Commissioned in October 2003, Hopkins led the design process until construction began on site in Autumn 2005, with completion in Spring 2007 and opened in September 2008. Burns-Wald Hopkins were architect of record and contract administrators.

The three-story, 60,000 sq ft building cost $25 million to design and build. It houses offices for several university and governmental agencies focused on the environment, including the National Park Services, US Geological Survey and the Centre for Sustainable Environments. The top floor is used by the Center for Microbial Genetics and Genomics and the Keim Lab, research facilities focused on disease-causing bacteria. The long and shallow floorplate maximizes natural daylighting and views out from both the open plan and closed offices. The circulation overlooks the atrium space which encourages interaction.

Hopkins_NAU_04The exposed concrete structural frame of the building, stores heat in the winter and cools in the summer, which is vital to the building’s low-impact environmental performance. Key local materials used on the façades included Navajo sandstone and Ponderosa pine were sourced locally while reducing carbon emissions on transporting materials, to create a contextual and robust response to the local climate and culture.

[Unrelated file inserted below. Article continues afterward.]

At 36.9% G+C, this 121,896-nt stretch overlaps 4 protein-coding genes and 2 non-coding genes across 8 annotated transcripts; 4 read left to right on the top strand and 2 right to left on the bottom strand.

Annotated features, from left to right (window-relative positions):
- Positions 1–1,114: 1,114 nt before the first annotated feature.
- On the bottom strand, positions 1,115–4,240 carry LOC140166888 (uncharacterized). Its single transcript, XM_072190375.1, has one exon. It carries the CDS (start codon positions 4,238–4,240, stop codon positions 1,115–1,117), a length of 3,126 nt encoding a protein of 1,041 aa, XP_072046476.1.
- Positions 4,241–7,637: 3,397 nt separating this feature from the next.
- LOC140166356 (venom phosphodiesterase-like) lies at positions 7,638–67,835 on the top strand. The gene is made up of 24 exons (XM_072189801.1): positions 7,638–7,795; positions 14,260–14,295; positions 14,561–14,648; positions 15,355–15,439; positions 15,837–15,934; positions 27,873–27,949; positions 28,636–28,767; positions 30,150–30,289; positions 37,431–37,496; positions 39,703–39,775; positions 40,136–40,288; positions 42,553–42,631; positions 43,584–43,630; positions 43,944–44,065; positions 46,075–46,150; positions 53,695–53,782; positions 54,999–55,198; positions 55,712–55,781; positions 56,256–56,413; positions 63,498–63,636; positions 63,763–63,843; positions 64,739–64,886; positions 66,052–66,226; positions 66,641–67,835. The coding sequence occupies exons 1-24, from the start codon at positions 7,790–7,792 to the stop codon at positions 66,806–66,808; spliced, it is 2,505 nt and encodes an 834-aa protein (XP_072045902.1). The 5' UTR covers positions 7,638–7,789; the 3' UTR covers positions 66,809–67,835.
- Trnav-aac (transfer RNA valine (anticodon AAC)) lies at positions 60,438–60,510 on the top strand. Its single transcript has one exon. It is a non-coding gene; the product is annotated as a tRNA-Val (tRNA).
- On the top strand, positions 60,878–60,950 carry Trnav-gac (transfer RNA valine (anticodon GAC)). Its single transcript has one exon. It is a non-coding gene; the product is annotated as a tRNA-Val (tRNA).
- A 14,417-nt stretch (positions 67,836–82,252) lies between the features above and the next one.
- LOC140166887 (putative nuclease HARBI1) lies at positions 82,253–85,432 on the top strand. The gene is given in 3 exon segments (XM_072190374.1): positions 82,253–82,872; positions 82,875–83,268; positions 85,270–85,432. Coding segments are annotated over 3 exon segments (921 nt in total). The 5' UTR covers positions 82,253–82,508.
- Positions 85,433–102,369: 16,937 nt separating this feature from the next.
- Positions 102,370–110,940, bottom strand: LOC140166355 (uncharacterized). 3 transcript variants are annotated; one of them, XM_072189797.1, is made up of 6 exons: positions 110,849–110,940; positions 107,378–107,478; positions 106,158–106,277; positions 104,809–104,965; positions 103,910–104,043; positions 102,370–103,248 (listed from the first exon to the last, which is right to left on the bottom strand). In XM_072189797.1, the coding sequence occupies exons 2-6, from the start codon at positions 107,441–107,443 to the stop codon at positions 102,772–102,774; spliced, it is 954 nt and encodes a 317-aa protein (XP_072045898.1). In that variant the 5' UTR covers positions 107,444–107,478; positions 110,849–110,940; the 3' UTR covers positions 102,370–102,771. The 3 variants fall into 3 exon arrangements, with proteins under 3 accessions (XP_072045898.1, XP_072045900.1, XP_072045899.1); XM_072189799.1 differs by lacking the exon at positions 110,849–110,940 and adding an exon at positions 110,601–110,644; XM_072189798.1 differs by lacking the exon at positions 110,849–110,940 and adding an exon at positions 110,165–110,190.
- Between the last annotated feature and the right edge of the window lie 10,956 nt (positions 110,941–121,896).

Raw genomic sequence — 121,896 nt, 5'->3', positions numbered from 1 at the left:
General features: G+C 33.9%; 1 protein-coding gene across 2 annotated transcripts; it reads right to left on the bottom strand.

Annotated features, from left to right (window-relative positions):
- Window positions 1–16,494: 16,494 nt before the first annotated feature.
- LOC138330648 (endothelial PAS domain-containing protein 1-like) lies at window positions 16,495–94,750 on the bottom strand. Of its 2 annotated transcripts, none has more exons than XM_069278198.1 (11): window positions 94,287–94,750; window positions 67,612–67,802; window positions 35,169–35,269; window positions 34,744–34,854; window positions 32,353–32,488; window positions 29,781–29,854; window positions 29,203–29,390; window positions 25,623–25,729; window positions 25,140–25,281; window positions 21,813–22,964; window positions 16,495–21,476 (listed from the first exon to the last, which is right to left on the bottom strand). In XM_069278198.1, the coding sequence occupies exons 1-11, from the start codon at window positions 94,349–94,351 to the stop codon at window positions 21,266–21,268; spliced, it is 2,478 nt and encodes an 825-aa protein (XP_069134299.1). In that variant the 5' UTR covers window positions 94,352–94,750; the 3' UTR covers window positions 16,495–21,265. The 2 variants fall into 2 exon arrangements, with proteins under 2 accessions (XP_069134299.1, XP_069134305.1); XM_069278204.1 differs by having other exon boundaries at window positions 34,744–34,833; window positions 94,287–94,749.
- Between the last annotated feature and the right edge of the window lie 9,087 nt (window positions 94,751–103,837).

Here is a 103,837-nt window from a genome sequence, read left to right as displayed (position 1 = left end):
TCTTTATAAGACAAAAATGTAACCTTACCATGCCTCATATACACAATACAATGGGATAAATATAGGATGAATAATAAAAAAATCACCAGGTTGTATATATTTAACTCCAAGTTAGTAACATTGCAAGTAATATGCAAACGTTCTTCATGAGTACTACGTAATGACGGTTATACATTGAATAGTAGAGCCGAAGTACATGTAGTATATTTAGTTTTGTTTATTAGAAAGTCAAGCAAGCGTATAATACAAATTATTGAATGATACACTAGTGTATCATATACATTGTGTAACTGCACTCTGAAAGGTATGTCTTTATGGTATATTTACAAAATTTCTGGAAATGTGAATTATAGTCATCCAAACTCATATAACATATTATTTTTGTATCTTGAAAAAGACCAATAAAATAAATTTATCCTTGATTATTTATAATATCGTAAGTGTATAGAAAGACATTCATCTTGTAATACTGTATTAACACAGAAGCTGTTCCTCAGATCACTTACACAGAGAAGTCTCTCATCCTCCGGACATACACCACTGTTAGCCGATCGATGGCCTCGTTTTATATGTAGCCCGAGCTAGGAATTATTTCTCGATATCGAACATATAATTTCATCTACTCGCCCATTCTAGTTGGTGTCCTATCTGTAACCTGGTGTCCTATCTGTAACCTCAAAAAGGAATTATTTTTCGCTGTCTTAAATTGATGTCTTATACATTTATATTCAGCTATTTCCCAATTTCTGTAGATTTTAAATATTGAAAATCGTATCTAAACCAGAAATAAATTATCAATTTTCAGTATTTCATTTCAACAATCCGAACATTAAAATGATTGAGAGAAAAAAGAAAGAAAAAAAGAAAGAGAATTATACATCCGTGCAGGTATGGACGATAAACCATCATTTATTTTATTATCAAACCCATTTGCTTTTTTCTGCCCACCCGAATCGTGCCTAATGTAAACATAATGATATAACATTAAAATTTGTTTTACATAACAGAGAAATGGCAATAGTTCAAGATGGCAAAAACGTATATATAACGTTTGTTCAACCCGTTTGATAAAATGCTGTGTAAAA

In conferring its 2008 Honor Award, the American Institute of Architects Southern Arizona Chapter said: “Complex and sophisticated, this university building takes very seriously a wide range of sustainability issues and employs them to generate a beautifully integrated design. The sun is used as a real driver of the building’s form with massing, skin treatment, fenestration and sun shading all handled with great skill and precision.” The Holcim Foundation for Sustainable Construction added: “This building convincingly combines the pragmatics of providing shelter with the material poetics of place making.”

Sustainability

Northern Arizona University’s Applied Research and Development Building has been awarded Platinum Certification by the U.S. Green Building Council, the highest rating for sustainability under the LEED® program. The ARD, as the building is known, is only the second building in Arizona to receive the top rating. The three-story, 60,000-square-foot building scored 60 out of 62 available points, making it one of the highest scoring Platinum projects awarded to date.

The ARD building responds to the particular setting and local climate in Flagstaff, which lies near the southwestern edge of the Colorado Plateau, along the western side of the largest contiguous Ponderosa Pine forest in the continental United States. At 7,000 ft above sea level, the local climate is very particular with mild weather conditions throughout most of the year, very strong sunlight in summer, clear air all year round but temperatures often fall precipitously after sunset throughout the year, and winter nights are very cold. The region is susceptible to flash flooding so we organized the building in a south-facing arc set out around a newly formed storm water ‘detention’ basin, which greatly reduces flood levels in the neighborhood. The geometry and orientation also maximise daylight penetration into the interior, helps capture the winter sun and reducing electric lighting demand throughout the year.